a literature and in forms of thought remote from the Duallsm common track; it had been formulated before the “"';iP""Z llll S111-
great advances in psychology which marked the course of the century; its latest word seemed to involve consequences that brought it into conflict with the vital interest the human mind has in freedom and the possibility of real initiation. It is not, therefore, surprising that there should have been a vigorous reaction. This has taken mainly two opposite forms. On the one hand the attack has come from the old ground of the danger that is threatened to the reality of the external world and may be said to be in the interest of the object. On the other hand the theory has been attacked in the interest of the subject on the ground that in the statuesque world of ideas into which it introduces us it leaves no room for the element of movement and process which recent psychology and meta physic alike have taught us underlies all life. The conflict of idealism with these two lines of criticism-the accusation of subjectivism on the one side of intellectualism and rigid objectivism on the other-may be said to have constituted the history of Anglo-Saxon philosophy during the first decade of the zoth century.
I. Whatever is to be said of ancient Idealism, the modern doctrine may be said notably in Kant to have been in the main a vindication of the subjective factor in knowledge. But that space and time, matter and cause should owe their origin to the action of the mind has always seemed paradoxical to common sense. Nor is the impression which its enunciation in Kant made, likely to have been lightened in this country by the connexion that was sure to be traced between Berkeleyanism and the new teaching or by the form which the doctrine received at the hands of T. H. Green, its leading English representative between 1870 and 1880. If what is real in things is ultimately nothing but their relations, and if relations are inconceivable apart from the relating mind, what is this but the dissolution of the solid ground of external reality which my consciousness seems to assure me underlies and eludes all the conceptual network by which I try to bring one part of my experience into connexion with another? It is quite true that modern idealists like Berkeley himself have sought to save themselves from the gulf of subjectivism by calling in the aid of a universal or infinite mind or by an appeal to a total or absolute experience to which our own is relative. But the former device is too obviously a deux ex machina, the purpose of which would be equally well served by supposing with Fichte the individual self to be endowed with the power of subconsciously extraditing a world which returns to it in consciousness under the form of a foreign creation. The appeal to an Absolute on the other hand is only to substitute one difficulty for another. For granting that it places the centre of reality outside the individual self it does so only at the price of reducing the reality of the latter to an appearance; 1 Institutes of Metaphysics (1854); Works (1866). 2 Secret of Hegel (1865).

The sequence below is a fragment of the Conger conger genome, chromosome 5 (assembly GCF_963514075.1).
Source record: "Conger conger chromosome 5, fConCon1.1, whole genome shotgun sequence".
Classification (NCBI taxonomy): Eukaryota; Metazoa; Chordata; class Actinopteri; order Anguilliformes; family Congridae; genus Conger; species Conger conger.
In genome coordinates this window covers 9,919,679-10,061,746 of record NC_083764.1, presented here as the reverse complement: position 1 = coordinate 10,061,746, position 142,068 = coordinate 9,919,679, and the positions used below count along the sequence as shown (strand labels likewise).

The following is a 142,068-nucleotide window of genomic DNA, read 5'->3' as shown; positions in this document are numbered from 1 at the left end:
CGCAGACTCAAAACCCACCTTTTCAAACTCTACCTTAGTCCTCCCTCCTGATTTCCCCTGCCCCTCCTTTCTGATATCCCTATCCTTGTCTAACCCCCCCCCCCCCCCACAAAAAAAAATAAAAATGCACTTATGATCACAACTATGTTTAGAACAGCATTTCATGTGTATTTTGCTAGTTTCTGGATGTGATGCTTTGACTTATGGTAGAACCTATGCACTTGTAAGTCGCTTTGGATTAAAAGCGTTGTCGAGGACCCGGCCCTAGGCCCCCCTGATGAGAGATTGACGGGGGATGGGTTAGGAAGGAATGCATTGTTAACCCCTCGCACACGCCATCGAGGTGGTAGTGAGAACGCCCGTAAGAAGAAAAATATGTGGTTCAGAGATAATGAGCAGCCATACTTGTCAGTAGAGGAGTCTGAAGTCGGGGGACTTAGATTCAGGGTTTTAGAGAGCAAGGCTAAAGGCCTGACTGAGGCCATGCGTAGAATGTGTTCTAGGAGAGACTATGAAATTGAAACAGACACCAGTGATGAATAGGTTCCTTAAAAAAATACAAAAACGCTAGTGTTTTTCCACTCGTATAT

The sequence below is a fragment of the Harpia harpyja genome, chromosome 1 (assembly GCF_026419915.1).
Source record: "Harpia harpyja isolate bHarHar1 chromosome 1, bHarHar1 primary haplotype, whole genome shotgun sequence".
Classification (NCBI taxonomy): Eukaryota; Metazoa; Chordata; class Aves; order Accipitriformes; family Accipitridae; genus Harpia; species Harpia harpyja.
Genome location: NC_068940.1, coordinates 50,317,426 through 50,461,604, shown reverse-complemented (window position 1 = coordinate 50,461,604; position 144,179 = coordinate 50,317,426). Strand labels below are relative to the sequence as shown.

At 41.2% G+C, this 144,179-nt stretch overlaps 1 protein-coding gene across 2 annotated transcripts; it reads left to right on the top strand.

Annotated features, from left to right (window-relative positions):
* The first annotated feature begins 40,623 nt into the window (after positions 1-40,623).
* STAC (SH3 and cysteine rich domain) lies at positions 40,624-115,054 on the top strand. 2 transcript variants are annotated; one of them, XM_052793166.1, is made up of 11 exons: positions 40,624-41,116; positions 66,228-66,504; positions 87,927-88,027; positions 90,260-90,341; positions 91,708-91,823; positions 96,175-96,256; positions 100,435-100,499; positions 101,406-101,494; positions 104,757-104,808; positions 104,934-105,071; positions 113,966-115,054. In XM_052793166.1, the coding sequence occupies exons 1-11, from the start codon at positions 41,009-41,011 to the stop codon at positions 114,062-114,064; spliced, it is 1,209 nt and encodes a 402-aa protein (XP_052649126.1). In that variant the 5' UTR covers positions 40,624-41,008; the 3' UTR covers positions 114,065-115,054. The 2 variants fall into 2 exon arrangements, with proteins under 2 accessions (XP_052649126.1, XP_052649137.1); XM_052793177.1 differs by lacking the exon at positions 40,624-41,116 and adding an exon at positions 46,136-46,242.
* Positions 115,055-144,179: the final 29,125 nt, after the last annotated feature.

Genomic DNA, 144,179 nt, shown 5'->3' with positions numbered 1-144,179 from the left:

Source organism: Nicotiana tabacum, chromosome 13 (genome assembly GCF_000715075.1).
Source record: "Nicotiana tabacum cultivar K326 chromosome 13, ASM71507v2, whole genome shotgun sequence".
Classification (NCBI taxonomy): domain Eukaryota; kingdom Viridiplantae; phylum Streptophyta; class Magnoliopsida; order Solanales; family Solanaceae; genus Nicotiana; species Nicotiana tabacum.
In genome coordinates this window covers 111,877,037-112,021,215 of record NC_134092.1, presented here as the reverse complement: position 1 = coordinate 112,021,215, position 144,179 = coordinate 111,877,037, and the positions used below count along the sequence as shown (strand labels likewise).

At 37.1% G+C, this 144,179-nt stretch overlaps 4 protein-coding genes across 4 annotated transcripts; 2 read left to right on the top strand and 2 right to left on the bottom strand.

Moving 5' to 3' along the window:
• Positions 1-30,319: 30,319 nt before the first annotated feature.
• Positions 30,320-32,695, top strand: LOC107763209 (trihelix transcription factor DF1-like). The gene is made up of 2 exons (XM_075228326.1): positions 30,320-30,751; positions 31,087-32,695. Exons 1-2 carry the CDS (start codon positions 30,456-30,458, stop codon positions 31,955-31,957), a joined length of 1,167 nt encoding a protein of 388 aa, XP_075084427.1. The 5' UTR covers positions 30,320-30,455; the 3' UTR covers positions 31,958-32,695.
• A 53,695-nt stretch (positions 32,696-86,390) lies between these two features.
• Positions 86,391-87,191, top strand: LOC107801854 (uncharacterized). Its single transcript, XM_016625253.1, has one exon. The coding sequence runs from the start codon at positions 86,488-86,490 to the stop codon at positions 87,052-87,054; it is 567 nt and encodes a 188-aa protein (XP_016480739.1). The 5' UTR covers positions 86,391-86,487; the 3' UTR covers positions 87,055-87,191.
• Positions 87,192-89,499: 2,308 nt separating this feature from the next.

3 Dialogues of Plato (1871).
Journal of Spec. Phil. (1867).
5 Hume's Phil. Works (1875).
5 Critical account of the Phil. of Kant (1877). 7 Knowledge and Reality (1885); Logic (1888). 8 Appearance and Reality (1893).
9 Studies in Hegelian Cosmology (1901).
° Elements of Metaphysics (1903).
1* The Wort and the Iflflltlftltldl (1901).